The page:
Noting that a normal human body of 10 trillion cells also has 100 trillion bacteria, fungi, viruses, and protozoa on and in...

Germs Are Us


Benarde covers everything you wanted to know—and some of what you didn’t—about the interactions of humans and the microbes that live with us in this engrossing exploration of the human biome.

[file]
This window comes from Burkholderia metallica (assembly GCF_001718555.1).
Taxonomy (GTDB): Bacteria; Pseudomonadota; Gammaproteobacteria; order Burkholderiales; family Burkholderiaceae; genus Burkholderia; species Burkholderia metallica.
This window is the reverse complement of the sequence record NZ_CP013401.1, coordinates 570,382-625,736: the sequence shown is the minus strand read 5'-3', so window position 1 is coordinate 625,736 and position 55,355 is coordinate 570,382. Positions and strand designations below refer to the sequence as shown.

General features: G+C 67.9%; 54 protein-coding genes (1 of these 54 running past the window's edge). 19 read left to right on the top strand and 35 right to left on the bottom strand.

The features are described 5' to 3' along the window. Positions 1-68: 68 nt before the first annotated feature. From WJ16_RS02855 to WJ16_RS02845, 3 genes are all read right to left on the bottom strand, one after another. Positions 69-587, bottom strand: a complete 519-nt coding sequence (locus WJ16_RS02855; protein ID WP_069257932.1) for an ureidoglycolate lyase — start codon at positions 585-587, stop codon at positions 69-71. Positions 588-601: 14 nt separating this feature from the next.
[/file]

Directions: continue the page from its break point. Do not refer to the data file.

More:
Noting that a normal human body of 10 trillion cells also has 100 trillion bacteria, fungi, viruses, and protozoa on and in it, microbiologist Benarde (You’ve Been Had! How the Media and Environmentalists Turned America into a Nation of Hypochondriacs, 2002) treats the human-microbial symbiosis as a (usually) harmonious “supra-organism.” The benefits we derive, he contends, are manifold: microbes in our gut help digest food and produce vitamin K; normal skin bacteria crowd out harmful pathogenic bacteria and secrete substances that kill them; gut microbes can reduce our risk of gastric and bowel cancers and enhance the effectiveness of anti-tumor agents; the species Mycobacterium vaccae appears to cure depression; exposure to a wide variety of microbes in childhood reduces the risk of allergies and autoimmune disorders. Microbes, he continues, are essential to manufacturing our major foodstuffs, from bread to beer and cheese (Limburger cheese uses bacteria normally found on our—urp!—toes); bacteria add nitrogen to soils, digest oil spills and organic pollutants, and enable raindrops to condense from clouds. Benarde also devotes much space to those few delinquent microbes that cause human illness. He traces the histories of the germ theory of disease and antibiotics, describes the deadliest pathogens, from tuberculosis to HIV, and tours frontiers of antimicrobial hygiene, from improved hospital hand-washing to the use of radiation to kill food pathogens. The book sometimes meanders too much, but the author brings together a wealth of scientific lore in prose that’s interesting, accessible, and studded with entertaining historical anecdotes. His enthusiasm for the subject is, er, infectious—“Is that a hellofa jarring thought?” he muses about statistics indicating that we are “more microbial than human”—and he mounts impassioned arguments on policy issues, including stinging attacks on opponents of genetically modified foods and childhood vaccinations. The result is a thought-provoking reconsideration of our relationship with nature at the most intimate level.